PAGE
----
Israel: Hezbollah not seeking Syrian chemical arms

Defense Ministry strategist Amos Gilad says Assad maintains control of suspected Syrian chemical weapons.

By REUTERS
May 4, 2013 13:38
1 minute read.
Satellite view of suspect sites in Syria [file]

Satellite images of suspect sites in Syria 370 (R). (photo credit: Reuters / Handout)

 
X

Dear Reader,
As you can imagine, more people are reading The Jerusalem Post than ever before. Nevertheless, traditional business models are no longer sustainable and high-quality publications, like ours, are being forced to look for new ways to keep going. Unlike many other news organizations, we have not put up a paywall. We want to keep our journalism open and accessible and be able to keep providing you with news and analyses from the frontlines of Israel, the Middle East and the Jewish World.

As one of our loyal readers, we ask you to be our partner.

For $5 a month you will receive access to the following:

  • A user experience almost completely free of ads
  • Access to our Premium Section
  • Content from the award-winning Jerusalem Report and our monthly magazine to learn Hebrew - Ivrit
  • A brand new ePaper featuring the daily newspaper as it appears in print in Israel

Help us grow and continue telling Israel’s story to the world.

Thank you,

Ronit Hasin-Hochman, CEO, Jerusalem Post Group
Yaakov Katz, Editor-in-Chief

UPGRADE YOUR JPOST EXPERIENCE FOR 5$ PER MONTH Show me later Don't show it again

JERUSALEM - A senior Israeli official said on Saturday that Syrian President Bashar Assad retains control of Syria's reputed chemical weapons and they are not sought by his Hezbollah guerrilla allies in neighboring Lebanon.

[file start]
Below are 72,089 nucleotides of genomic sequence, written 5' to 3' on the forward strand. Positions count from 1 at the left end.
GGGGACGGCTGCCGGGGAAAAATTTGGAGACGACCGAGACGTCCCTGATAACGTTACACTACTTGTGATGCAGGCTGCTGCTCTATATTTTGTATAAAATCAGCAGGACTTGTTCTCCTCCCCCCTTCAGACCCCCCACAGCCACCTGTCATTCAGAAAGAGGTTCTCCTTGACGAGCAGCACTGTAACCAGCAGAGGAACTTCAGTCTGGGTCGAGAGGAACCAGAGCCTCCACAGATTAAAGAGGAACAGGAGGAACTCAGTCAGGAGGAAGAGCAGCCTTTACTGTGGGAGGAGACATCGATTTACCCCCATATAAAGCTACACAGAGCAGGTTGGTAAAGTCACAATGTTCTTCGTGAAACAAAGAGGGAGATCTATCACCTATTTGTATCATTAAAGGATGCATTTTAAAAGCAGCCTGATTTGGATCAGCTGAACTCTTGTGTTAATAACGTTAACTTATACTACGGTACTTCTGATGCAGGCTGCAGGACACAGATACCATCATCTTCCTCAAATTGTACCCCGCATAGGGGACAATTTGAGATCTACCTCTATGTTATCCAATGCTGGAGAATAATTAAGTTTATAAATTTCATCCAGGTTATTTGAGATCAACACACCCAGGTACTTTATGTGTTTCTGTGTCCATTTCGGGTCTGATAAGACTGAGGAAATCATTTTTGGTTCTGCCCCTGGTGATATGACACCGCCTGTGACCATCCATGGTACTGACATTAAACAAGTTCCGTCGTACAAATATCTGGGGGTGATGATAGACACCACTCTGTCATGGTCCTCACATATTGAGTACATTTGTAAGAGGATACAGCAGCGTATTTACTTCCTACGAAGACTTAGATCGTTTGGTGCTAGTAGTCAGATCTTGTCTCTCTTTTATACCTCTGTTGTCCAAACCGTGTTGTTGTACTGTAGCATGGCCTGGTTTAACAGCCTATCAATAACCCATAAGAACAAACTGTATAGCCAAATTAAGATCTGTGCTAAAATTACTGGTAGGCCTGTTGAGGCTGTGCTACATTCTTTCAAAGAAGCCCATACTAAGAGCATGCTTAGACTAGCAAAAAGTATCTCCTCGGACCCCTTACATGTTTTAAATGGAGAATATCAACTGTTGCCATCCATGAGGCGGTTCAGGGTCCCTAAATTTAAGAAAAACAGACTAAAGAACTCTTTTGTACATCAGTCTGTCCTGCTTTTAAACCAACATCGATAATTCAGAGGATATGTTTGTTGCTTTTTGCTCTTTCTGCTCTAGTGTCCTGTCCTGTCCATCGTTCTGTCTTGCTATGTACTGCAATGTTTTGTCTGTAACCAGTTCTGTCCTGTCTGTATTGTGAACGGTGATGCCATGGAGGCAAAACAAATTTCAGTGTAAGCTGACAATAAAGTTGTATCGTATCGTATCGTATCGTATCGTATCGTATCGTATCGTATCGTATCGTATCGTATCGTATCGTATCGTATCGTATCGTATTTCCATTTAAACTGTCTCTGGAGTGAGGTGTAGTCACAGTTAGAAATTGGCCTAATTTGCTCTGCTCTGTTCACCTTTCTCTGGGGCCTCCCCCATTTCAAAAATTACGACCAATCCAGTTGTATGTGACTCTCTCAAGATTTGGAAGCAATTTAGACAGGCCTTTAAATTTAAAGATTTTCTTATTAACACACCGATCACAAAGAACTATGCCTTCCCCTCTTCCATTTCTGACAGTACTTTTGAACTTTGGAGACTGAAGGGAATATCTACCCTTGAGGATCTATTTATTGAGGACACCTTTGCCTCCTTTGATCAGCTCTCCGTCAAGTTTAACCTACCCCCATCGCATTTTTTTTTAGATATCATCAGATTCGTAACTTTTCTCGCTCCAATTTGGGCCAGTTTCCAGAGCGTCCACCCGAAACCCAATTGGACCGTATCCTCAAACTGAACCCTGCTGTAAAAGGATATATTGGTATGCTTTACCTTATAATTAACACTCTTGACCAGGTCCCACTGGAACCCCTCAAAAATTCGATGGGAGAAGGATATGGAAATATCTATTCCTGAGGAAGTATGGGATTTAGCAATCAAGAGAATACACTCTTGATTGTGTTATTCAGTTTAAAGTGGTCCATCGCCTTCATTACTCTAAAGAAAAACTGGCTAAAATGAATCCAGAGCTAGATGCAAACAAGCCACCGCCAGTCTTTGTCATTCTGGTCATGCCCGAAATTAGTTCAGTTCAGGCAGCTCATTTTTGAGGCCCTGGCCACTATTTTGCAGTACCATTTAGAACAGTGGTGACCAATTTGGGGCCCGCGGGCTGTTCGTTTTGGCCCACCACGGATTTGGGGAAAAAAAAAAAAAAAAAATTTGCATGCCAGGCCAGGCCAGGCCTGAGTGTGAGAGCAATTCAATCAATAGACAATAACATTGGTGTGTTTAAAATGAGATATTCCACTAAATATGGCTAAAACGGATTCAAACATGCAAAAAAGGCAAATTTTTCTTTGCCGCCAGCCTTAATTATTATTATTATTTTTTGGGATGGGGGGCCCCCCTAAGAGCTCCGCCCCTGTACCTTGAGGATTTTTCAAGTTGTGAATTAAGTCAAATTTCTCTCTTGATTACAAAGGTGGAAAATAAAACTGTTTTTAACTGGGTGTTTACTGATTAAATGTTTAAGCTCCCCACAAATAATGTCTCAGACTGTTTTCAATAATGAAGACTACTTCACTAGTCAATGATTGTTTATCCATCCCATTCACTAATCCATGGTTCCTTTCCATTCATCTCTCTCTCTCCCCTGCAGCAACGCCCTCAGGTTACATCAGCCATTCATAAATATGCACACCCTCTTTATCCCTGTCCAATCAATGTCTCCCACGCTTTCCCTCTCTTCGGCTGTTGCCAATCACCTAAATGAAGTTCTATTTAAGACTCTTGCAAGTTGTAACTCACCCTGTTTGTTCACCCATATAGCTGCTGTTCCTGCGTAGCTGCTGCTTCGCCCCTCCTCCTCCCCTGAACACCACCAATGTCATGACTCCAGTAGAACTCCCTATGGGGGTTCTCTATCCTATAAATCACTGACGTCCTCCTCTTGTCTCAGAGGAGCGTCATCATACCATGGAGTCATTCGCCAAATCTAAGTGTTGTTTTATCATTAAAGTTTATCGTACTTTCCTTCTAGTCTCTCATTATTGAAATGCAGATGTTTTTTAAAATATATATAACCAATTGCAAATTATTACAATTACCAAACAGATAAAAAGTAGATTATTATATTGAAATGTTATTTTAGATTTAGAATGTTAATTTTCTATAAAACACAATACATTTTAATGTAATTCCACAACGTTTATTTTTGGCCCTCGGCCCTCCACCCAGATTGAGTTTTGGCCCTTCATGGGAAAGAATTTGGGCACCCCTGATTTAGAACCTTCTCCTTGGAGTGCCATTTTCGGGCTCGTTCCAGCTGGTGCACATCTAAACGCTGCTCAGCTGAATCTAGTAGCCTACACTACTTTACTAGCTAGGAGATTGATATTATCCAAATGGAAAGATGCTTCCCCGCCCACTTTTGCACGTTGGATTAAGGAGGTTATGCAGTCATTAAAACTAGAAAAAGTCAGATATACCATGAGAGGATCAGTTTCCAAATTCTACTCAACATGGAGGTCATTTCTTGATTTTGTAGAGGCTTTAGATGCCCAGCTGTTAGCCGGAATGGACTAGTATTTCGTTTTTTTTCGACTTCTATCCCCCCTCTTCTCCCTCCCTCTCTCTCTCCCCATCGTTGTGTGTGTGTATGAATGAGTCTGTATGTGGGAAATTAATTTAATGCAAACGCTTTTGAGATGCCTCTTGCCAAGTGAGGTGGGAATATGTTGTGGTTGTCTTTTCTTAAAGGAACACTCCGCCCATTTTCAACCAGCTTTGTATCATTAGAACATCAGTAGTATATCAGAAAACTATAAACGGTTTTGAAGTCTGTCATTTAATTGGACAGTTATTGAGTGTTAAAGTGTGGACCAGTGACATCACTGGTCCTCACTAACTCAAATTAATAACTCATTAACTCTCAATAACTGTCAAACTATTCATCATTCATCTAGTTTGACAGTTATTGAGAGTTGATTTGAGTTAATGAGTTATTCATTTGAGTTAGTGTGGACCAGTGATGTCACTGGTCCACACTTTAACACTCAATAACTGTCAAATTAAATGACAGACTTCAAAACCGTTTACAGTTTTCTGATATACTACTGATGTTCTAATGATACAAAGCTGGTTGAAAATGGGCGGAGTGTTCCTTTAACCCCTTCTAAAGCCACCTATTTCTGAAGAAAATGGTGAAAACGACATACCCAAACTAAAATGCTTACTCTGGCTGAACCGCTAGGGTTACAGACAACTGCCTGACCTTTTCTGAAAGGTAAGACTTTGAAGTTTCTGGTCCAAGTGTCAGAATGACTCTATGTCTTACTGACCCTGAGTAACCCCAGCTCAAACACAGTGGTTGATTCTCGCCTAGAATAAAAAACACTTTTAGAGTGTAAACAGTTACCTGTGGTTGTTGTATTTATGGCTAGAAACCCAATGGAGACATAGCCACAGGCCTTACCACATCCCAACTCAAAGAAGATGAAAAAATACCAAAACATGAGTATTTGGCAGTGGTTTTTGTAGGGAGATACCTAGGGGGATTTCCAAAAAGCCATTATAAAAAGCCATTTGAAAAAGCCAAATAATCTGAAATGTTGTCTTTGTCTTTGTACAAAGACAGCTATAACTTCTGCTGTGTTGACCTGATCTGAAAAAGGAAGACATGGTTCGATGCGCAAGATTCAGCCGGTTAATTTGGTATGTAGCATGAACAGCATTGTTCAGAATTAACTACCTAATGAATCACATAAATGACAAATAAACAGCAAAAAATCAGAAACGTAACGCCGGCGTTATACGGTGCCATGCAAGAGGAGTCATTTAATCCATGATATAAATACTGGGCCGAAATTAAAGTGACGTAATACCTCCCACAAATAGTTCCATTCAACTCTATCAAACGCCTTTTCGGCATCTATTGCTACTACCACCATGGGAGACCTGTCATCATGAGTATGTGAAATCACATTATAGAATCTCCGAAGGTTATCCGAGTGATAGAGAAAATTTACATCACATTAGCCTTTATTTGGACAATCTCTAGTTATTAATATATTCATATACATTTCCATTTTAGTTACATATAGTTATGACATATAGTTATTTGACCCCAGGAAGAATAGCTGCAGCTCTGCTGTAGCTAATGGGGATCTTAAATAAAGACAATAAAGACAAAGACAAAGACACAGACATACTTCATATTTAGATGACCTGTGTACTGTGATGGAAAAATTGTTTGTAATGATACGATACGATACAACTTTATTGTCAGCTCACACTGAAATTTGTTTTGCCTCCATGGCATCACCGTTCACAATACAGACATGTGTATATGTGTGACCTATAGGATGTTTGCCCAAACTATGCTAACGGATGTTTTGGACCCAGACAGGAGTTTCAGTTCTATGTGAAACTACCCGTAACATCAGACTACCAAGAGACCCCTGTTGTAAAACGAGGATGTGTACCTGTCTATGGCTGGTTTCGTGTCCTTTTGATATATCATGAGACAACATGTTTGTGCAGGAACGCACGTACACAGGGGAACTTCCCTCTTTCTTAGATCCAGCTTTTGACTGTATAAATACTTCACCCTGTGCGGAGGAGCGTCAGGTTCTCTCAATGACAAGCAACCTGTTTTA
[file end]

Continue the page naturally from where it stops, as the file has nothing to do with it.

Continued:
Defense Ministry strategist Amos Gilad spoke after another Israeli official disclosed that Israel had sent warplanes on Friday to attack a Hezbollah-bound missile shipment in Syria, where Assad is battling a more than two-year-old insurgency.

Be the first to know - Join our Facebook page.


Israel has long made clear it is prepared to resort to force to prevent advanced Syrian weapons reaching Hezbollah or jihadi rebels. In late January, regional sources said Israel destroyed a convoy carrying Syrian anti-aircraft missiles to Hezbollah.

"Syria has large amounts of chemical weaponry and missiles. Everything there is under (Assad government) control," Gilad said in a speech.

"Hezbollah does not have chemical weaponry. We have ways of knowing. They are not keen to take weaponry like this, preferring systems that can cover all of the country (Israel)," he said.

He was apparently referring to Hezbollah's conventional ground-to-ground missiles, whose number the Israelis put at around 60,000.

"Chemical weapons kill those who use them," Gilad added.



The Assad government has hedged on whether it has chemical weapons while saying it would not use such arms against Syrians.

The matter has been subject to intensive international scrutiny since Israel and the United States last month published findings indicating Assad forces had used chemical weapons during the insurgency.

Related Content

August 21, 2018
Iran unveils fourth-generation fighter jet

By ANNA AHRONHEIM